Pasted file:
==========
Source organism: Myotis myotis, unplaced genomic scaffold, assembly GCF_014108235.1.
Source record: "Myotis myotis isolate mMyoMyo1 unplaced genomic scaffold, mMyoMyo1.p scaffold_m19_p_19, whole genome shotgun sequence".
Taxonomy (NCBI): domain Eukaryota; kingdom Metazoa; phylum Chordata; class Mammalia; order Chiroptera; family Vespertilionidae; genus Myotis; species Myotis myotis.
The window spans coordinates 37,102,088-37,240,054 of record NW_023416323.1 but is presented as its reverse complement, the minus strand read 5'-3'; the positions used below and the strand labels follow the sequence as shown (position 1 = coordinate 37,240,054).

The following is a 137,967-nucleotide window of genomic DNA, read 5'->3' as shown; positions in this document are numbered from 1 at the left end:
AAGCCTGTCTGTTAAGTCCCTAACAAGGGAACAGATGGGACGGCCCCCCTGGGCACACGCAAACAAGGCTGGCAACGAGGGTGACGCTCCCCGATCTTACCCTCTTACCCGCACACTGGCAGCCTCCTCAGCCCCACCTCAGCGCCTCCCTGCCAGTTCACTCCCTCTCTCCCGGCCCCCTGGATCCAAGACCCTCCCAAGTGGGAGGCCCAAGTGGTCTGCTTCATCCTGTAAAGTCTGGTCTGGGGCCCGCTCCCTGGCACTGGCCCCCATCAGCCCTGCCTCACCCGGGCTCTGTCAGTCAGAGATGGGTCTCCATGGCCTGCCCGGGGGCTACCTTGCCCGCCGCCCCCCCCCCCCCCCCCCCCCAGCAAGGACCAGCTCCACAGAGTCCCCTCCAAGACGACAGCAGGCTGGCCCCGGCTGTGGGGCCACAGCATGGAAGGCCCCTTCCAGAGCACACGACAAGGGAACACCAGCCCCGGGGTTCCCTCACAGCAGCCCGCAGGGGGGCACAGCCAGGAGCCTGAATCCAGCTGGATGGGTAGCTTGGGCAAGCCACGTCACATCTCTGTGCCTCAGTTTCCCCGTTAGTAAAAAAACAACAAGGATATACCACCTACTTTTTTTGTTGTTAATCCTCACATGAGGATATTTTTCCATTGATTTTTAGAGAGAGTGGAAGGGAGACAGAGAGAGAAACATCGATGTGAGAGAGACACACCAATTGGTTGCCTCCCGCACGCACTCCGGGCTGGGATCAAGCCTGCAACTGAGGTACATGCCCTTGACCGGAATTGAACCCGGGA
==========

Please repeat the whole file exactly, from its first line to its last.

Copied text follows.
Source organism: Myotis myotis, unplaced genomic scaffold, assembly GCF_014108235.1.
Source record: "Myotis myotis isolate mMyoMyo1 unplaced genomic scaffold, mMyoMyo1.p scaffold_m19_p_19, whole genome shotgun sequence".
Taxonomy (NCBI): domain Eukaryota; kingdom Metazoa; phylum Chordata; class Mammalia; order Chiroptera; family Vespertilionidae; genus Myotis; species Myotis myotis.
The window spans coordinates 37,102,088-37,240,054 of record NW_023416323.1 but is presented as its reverse complement, the minus strand read 5'-3'; the positions used below and the strand labels follow the sequence as shown (position 1 = coordinate 37,240,054).

The following is a 137,967-nucleotide window of genomic DNA, read 5'->3' as shown; positions in this document are numbered from 1 at the left end:
AAGCCTGTCTGTTAAGTCCCTAACAAGGGAACAGATGGGACGGCCCCCCTGGGCACACGCAAACAAGGCTGGCAACGAGGGTGACGCTCCCCGATCTTACCCTCTTACCCGCACACTGGCAGCCTCCTCAGCCCCACCTCAGCGCCTCCCTGCCAGTTCACTCCCTCTCTCCCGGCCCCCTGGATCCAAGACCCTCCCAAGTGGGAGGCCCAAGTGGTCTGCTTCATCCTGTAAAGTCTGGTCTGGGGCCCGCTCCCTGGCACTGGCCCCCATCAGCCCTGCCTCACCCGGGCTCTGTCAGTCAGAGATGGGTCTCCATGGCCTGCCCGGGGGCTACCTTGCCCGCCGCCCCCCCCCCCCCCCCCCCCCAGCAAGGACCAGCTCCACAGAGTCCCCTCCAAGACGACAGCAGGCTGGCCCCGGCTGTGGGGCCACAGCATGGAAGGCCCCTTCCAGAGCACACGACAAGGGAACACCAGCCCCGGGGTTCCCTCACAGCAGCCCGCAGGGGGGCACAGCCAGGAGCCTGAATCCAGCTGGATGGGTAGCTTGGGCAAGCCACGTCACATCTCTGTGCCTCAGTTTCCCCGTTAGTAAAAAAACAACAAGGATATACCACCTACTTTTTTTGTTGTTAATCCTCACATGAGGATATTTTTCCATTGATTTTTAGAGAGAGTGGAAGGGAGACAGAGAGAGAAACATCGATGTGAGAGAGACACACCAATTGGTTGCCTCCCGCACGCACTCCGGGCTGGGATCAAGCCTGCAACTGAGGTACATGCCCTTGACCGGAATTGAACCCGGGA